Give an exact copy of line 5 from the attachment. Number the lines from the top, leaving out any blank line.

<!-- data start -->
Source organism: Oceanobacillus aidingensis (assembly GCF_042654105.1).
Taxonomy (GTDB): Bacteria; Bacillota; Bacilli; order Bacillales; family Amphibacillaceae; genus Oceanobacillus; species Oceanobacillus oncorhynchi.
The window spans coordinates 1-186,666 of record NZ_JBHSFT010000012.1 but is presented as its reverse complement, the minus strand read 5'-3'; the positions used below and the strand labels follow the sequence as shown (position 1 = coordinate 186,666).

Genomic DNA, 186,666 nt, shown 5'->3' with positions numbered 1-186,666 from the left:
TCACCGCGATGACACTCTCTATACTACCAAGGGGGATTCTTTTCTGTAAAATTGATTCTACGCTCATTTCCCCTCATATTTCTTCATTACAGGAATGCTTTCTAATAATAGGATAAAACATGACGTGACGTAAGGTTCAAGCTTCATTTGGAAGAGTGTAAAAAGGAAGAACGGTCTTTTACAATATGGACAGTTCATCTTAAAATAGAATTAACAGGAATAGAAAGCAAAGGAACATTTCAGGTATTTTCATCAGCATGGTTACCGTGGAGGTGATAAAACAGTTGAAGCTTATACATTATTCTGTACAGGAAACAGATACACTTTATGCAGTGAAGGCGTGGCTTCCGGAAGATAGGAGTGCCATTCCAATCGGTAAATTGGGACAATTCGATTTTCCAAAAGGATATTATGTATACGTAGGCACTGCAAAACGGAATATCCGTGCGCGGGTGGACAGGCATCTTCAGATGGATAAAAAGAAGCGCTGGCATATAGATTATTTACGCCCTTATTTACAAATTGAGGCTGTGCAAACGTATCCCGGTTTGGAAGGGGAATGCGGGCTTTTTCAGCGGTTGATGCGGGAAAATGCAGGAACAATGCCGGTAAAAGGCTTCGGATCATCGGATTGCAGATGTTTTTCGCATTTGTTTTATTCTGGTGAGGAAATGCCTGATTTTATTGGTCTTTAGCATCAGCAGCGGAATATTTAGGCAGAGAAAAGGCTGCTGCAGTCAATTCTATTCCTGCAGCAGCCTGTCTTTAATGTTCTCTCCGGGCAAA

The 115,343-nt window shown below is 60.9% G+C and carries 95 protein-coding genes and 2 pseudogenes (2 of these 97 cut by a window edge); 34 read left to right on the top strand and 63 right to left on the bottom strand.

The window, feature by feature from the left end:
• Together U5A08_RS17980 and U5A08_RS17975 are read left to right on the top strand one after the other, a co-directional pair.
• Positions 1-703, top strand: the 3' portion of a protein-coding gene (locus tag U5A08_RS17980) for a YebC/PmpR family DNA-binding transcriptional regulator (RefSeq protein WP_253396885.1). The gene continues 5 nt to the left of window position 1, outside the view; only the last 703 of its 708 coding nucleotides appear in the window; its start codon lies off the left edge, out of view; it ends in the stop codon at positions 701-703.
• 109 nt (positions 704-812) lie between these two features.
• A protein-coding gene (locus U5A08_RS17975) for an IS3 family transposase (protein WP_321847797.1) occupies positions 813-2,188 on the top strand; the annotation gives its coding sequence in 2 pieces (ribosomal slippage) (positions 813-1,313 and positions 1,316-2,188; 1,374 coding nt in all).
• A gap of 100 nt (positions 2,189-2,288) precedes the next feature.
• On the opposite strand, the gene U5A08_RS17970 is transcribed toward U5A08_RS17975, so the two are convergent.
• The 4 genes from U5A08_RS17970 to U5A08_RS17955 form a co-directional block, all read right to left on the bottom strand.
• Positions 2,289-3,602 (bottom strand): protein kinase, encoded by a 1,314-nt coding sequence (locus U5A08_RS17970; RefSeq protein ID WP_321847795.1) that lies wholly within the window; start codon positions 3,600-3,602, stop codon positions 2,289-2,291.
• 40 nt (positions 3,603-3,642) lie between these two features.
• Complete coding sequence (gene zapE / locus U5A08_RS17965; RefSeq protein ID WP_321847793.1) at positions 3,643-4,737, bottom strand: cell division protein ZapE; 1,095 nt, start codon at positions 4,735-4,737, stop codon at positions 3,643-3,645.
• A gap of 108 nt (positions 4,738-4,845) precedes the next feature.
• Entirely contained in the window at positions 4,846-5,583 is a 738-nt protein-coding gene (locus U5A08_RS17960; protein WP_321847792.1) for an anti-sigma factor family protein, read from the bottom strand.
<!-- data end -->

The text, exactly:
TCACCGCGATGACACTCTCTATACTACCAAGGGGGATTCTTTTCTGTAAAATTGATTCTACGCTCATTTCCCCTCATATTTCTTCATTACAGGAATGCTTTCTAATAATAGGATAAAACATGACGTGACGTAAGGTTCAAGCTTCATTTGGAAGAGTGTAAAAAGGAAGAACGGTCTTTTACAATATGGACAGTTCATCTTAAAATAGAATTAACAGGAATAGAAAGCAAAGGAACATTTCAGGTATTTTCATCAGCATGGTTACCGTGGAGGTGATAAAACAGTTGAAGCTTATACATTATTCTGTACAGGAAACAGATACACTTTATGCAGTGAAGGCGTGGCTTCCGGAAGATAGGAGTGCCATTCCAATCGGTAAATTGGGACAATTCGATTTTCCAAAAGGATATTATGTATACGTAGGCACTGCAAAACGGAATATCCGTGCGCGGGTGGACAGGCATCTTCAGATGGATAAAAAGAAGCGCTGGCATATAGATTATTTACGCCCTTATTTACAAATTGAGGCTGTGCAAACGTATCCCGGTTTGGAAGGGGAATGCGGGCTTTTTCAGCGGTTGATGCGGGAAAATGCAGGAACAATGCCGGTAAAAGGCTTCGGATCATCGGATTGCAGATGTTTTTCGCATTTGTTTTATTCTGGTGAGGAAATGCCTGATTTTATTGGTCTTTAGCATCAGCAGCGGAATATTTAGGCAGAGAAAAGGCTGCTGCAGTCAATTCTATTCCTGCAGCAGCCTGTCTTTAATGTTCTCTCCGGGCAAA